The Shell Surrounding Our Solar System Might Contain Trillions of Mysterious Objects
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Scientists have spotted an extraordinary object blasting giant bursts of energy in a way they have never seen before.

The "mystery" object pulsed three times an hour, brightening for 30 to 60 seconds. Natasha Hurley-Walker, from the International Centre for Radio Astronomy Research, who led the research, said: "This object was appearing and disappearing over a few hours during our observations,"

"That was completely unexpected. It was kind of spooky for an astronomer because there's nothing known in the sky that does that.

"And it's really quite close to us – about 4000 lightyears away. It's in our galactic backyard."

Astronomers have theorised that it could be the remnant of a massive star that has exploded, known as a neutron star. However, further mysteries are surrounding the incredibly bright object. It is smaller than the sun yet blasting out highly-polarised radio waves.

Tyrone O'Doherty, student at Curtin University was the first to spot the object using the Murchison Widefield Array (MWA) telescope in Western Australia. Since it was discovered, it has perplexed the astronomers who have studied it.

"It's exciting that the source I identified last year has turned out to be such a peculiar object," said O'Doherty.

"The MWA's wide field of view and extreme sensitivity are perfect for surveying the entire sky and detecting the unexpected."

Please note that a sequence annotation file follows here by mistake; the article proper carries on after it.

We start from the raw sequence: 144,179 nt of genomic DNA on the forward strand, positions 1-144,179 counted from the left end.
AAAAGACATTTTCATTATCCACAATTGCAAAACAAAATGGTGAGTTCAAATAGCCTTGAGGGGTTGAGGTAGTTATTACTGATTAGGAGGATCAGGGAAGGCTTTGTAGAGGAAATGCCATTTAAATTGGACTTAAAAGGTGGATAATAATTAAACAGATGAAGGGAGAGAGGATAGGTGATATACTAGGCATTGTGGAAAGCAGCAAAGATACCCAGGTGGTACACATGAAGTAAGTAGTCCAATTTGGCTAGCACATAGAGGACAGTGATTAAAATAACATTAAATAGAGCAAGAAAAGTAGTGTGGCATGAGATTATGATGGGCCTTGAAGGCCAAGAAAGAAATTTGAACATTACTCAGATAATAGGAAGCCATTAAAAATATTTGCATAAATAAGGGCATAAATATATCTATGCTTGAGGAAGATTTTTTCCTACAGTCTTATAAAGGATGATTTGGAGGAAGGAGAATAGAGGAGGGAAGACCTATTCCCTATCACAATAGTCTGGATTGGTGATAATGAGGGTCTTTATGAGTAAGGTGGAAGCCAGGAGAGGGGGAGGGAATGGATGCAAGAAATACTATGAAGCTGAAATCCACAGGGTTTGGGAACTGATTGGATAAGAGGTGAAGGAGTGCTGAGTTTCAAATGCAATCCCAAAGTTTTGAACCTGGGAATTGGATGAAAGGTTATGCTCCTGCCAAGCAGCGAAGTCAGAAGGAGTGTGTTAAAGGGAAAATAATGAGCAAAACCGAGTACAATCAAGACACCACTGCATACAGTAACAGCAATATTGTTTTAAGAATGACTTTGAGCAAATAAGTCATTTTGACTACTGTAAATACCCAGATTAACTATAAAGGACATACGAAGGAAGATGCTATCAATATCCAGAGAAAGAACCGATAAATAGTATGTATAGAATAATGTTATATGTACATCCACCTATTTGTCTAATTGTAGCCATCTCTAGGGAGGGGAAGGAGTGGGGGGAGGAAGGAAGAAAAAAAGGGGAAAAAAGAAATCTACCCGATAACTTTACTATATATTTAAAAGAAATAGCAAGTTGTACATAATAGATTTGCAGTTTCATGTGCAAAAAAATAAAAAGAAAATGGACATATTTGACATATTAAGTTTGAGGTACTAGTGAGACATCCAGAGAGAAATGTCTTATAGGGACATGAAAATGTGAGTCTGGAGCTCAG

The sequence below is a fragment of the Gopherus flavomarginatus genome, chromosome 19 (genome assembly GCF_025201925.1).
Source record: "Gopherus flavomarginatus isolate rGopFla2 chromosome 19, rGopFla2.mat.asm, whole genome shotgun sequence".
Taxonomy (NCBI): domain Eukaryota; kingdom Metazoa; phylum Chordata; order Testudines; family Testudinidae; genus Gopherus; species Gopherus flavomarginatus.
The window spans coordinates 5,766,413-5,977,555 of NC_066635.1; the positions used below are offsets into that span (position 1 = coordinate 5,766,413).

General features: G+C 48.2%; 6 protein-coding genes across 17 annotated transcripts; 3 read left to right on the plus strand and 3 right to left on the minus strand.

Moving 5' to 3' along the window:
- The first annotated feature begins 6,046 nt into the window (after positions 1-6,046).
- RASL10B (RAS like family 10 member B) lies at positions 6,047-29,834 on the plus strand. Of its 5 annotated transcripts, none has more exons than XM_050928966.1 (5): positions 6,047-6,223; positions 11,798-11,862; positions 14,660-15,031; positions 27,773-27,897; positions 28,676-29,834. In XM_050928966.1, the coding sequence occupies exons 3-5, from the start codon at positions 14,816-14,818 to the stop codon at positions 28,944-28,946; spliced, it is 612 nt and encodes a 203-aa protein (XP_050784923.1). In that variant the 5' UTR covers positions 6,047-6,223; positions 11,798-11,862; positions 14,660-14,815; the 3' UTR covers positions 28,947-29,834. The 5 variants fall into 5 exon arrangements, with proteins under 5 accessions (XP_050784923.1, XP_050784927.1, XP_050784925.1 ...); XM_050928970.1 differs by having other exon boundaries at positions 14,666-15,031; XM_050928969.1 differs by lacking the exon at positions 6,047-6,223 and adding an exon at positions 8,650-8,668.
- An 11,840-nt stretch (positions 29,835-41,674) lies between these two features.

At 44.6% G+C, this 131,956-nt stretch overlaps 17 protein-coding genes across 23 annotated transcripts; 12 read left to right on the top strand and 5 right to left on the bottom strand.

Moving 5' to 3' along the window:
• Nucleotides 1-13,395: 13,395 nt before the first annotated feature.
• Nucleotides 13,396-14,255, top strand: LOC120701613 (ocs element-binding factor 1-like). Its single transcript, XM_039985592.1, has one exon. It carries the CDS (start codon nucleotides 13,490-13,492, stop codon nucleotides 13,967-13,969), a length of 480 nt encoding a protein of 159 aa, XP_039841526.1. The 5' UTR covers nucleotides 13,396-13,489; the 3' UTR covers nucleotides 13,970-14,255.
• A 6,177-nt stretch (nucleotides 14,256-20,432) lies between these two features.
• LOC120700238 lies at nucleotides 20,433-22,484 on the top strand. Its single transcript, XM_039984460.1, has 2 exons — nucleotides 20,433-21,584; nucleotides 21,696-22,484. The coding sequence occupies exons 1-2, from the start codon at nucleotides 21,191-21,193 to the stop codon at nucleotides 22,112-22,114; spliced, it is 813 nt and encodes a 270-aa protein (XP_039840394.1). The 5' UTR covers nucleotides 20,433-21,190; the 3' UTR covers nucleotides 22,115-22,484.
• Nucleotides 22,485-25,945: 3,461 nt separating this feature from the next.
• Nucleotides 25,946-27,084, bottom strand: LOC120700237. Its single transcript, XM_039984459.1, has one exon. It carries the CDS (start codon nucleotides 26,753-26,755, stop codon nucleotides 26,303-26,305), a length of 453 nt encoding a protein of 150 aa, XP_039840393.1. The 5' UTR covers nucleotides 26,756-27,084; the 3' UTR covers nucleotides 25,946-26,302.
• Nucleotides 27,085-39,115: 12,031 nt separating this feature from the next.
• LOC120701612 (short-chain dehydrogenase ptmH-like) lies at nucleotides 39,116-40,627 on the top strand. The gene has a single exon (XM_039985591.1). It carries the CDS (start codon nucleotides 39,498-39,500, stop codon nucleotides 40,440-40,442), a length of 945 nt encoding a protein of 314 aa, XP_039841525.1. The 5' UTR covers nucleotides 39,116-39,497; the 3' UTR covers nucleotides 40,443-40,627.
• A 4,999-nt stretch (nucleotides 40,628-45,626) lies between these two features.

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News soon spread to Twitter where people took on the astromers with their own theories on what it could be. In terms of creativity, the platform won.

One user suggested it was Sue Gray's inquiry coming through, quizzing: "Is this how Sue is delivering her report?"

Another welcomed aliens with open arms "just as long as they can get rid of the Tory government and save the UK."



The characteristics of the mystery object seem to match something known as an ultra-long period magnetar. Such object has never been seen before.

"It's a type of slowly spinning neutron star that has been predicted to exist theoretically," Dr Hurley-Walker explained.

"But nobody expected to directly detect one like this because we didn't expect them to be so bright.

"Somehow it's converting magnetic energy to radio waves much more effectively than anything we've seen before."

Scientists are now monitoring the area in hopes that it switches back to carry out more research.

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